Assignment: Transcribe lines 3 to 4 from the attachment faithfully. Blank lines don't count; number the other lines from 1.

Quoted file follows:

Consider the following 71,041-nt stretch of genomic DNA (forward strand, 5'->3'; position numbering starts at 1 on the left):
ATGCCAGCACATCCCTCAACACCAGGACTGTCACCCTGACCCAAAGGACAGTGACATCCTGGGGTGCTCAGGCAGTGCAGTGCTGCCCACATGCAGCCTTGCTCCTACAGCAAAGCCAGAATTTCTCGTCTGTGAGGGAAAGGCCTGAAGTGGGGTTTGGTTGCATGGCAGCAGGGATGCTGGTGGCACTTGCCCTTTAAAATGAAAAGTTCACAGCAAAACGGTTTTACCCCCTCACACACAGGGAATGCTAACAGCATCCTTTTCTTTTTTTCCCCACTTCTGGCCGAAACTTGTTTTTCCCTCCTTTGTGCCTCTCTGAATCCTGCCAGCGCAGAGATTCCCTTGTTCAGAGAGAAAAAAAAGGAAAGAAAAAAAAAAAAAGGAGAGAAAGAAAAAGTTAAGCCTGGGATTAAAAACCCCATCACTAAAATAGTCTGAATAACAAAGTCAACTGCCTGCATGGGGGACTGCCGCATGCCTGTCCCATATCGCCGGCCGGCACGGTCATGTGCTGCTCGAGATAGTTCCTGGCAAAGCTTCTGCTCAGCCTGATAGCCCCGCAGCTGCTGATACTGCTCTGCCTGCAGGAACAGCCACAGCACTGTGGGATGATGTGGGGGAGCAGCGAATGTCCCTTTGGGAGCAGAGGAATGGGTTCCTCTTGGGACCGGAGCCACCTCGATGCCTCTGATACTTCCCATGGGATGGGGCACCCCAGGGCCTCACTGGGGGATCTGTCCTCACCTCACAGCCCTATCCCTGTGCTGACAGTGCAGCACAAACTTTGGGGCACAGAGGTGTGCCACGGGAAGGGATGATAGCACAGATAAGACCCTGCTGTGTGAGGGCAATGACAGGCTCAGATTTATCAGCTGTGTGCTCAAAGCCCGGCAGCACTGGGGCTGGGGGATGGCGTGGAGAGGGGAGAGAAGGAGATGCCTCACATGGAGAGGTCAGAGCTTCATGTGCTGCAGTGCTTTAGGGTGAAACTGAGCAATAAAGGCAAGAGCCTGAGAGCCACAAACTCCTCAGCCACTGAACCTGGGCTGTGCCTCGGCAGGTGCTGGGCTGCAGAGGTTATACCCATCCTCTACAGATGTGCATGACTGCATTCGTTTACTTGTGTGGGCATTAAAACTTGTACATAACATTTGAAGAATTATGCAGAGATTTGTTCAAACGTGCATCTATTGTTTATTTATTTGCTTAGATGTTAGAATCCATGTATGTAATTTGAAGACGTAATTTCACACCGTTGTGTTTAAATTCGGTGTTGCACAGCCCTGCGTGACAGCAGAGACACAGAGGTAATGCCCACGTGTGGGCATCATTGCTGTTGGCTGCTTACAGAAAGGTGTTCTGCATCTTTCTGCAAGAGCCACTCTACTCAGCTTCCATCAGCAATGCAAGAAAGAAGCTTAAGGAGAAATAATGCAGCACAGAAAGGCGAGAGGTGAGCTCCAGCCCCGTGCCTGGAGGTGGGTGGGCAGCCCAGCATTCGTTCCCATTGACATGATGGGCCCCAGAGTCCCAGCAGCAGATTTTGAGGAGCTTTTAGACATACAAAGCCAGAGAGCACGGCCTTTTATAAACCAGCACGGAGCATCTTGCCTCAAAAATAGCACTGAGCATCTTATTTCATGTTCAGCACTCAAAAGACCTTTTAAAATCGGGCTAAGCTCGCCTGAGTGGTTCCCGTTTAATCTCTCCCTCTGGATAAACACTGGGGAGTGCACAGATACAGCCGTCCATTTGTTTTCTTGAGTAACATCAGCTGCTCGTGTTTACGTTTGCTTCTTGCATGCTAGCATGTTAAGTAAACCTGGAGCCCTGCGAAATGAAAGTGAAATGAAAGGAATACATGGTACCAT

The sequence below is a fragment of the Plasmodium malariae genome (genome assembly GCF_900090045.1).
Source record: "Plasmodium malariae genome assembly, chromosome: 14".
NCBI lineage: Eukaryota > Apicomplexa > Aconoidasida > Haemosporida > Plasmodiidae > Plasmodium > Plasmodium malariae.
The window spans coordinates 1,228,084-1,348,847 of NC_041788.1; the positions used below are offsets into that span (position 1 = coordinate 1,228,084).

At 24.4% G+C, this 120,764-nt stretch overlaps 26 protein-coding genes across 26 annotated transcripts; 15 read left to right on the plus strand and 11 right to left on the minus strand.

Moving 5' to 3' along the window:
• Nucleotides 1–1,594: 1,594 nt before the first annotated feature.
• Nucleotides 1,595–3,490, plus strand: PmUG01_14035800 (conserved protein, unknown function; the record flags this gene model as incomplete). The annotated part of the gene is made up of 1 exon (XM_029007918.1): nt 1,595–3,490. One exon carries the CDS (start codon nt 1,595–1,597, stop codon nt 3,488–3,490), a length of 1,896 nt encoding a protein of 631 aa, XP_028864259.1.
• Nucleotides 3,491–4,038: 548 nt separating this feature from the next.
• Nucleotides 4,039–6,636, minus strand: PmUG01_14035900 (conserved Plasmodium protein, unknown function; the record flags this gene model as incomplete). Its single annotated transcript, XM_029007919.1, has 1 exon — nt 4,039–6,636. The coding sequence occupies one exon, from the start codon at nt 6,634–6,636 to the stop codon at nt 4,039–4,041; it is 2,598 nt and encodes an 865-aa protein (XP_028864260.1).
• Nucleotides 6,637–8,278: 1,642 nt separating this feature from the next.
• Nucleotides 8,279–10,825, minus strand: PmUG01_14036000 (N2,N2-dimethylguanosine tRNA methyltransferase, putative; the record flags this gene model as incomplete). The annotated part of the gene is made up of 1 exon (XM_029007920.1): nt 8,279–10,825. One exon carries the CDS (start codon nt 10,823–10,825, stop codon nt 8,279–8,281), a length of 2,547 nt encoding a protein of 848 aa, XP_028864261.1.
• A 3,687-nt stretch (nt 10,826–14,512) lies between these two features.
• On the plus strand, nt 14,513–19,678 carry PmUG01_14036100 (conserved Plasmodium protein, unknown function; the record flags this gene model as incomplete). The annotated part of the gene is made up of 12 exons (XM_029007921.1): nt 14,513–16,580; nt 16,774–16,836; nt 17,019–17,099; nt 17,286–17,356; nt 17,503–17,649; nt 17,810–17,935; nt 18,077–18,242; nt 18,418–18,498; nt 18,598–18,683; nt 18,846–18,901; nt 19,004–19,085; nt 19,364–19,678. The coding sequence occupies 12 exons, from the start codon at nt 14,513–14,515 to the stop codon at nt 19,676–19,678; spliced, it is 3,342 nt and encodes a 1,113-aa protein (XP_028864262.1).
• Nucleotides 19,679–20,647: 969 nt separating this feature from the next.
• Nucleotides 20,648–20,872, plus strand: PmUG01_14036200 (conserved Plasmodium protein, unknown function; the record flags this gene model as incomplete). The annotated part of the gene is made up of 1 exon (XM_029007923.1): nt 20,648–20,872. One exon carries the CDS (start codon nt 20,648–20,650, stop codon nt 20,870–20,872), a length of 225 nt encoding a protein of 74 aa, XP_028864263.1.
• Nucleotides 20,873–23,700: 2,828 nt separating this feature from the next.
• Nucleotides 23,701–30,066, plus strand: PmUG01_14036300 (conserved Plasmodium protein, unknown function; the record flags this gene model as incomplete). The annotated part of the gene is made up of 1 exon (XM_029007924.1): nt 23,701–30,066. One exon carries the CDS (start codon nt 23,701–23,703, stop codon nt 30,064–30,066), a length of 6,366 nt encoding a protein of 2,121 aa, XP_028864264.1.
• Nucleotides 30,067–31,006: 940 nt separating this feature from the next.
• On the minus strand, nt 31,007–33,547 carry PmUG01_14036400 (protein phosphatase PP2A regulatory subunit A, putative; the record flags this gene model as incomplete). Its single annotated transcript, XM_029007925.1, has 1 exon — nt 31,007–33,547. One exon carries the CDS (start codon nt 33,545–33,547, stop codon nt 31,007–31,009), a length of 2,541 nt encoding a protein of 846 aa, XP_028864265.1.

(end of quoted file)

The sequence below is a fragment of the Plasmodium malariae genome (genome assembly GCF_900090045.1).
Source record: "Plasmodium malariae genome assembly, chromosome: 14".